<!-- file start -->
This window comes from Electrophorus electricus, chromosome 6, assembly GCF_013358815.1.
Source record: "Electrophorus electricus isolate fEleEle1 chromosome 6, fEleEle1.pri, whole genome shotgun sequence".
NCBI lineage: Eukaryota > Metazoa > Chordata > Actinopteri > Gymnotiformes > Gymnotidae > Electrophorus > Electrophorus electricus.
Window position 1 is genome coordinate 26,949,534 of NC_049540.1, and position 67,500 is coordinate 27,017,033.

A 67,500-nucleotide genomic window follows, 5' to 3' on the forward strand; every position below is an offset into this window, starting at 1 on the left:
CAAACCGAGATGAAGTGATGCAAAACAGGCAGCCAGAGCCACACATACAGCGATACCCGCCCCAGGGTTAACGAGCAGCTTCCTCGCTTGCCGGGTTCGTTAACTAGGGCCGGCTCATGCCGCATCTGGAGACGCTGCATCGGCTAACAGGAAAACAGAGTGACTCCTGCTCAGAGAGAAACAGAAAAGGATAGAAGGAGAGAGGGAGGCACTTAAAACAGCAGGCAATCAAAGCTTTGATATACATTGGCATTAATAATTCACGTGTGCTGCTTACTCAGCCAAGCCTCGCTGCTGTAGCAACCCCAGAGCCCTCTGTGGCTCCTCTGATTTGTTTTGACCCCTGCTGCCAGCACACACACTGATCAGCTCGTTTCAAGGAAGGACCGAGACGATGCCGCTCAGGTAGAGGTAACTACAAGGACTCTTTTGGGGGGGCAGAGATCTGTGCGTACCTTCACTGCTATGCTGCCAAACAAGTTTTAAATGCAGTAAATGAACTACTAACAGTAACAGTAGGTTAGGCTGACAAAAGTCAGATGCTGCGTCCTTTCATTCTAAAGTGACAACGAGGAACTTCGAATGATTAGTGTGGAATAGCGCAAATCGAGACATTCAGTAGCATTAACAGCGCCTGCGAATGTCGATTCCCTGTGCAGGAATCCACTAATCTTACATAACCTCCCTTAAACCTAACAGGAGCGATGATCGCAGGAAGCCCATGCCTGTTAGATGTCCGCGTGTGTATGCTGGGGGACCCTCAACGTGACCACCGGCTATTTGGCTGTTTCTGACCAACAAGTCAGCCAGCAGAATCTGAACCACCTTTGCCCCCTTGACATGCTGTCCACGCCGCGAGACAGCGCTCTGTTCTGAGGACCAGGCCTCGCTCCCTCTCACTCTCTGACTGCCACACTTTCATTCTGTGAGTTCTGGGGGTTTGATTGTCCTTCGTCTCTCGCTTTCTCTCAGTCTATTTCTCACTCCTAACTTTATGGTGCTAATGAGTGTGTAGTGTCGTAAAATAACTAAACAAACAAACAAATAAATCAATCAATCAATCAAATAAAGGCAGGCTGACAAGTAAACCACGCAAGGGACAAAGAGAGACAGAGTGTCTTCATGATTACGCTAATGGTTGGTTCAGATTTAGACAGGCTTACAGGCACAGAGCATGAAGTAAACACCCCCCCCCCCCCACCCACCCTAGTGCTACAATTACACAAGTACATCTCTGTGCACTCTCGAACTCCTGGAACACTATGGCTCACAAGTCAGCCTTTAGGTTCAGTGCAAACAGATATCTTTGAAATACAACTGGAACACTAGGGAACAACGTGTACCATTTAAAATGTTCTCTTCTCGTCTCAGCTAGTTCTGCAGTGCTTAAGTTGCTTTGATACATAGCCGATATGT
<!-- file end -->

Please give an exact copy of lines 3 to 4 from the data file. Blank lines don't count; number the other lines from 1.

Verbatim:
NCBI lineage: Eukaryota > Metazoa > Chordata > Actinopteri > Gymnotiformes > Gymnotidae > Electrophorus > Electrophorus electricus.
Window position 1 is genome coordinate 26,949,534 of NC_049540.1, and position 67,500 is coordinate 27,017,033.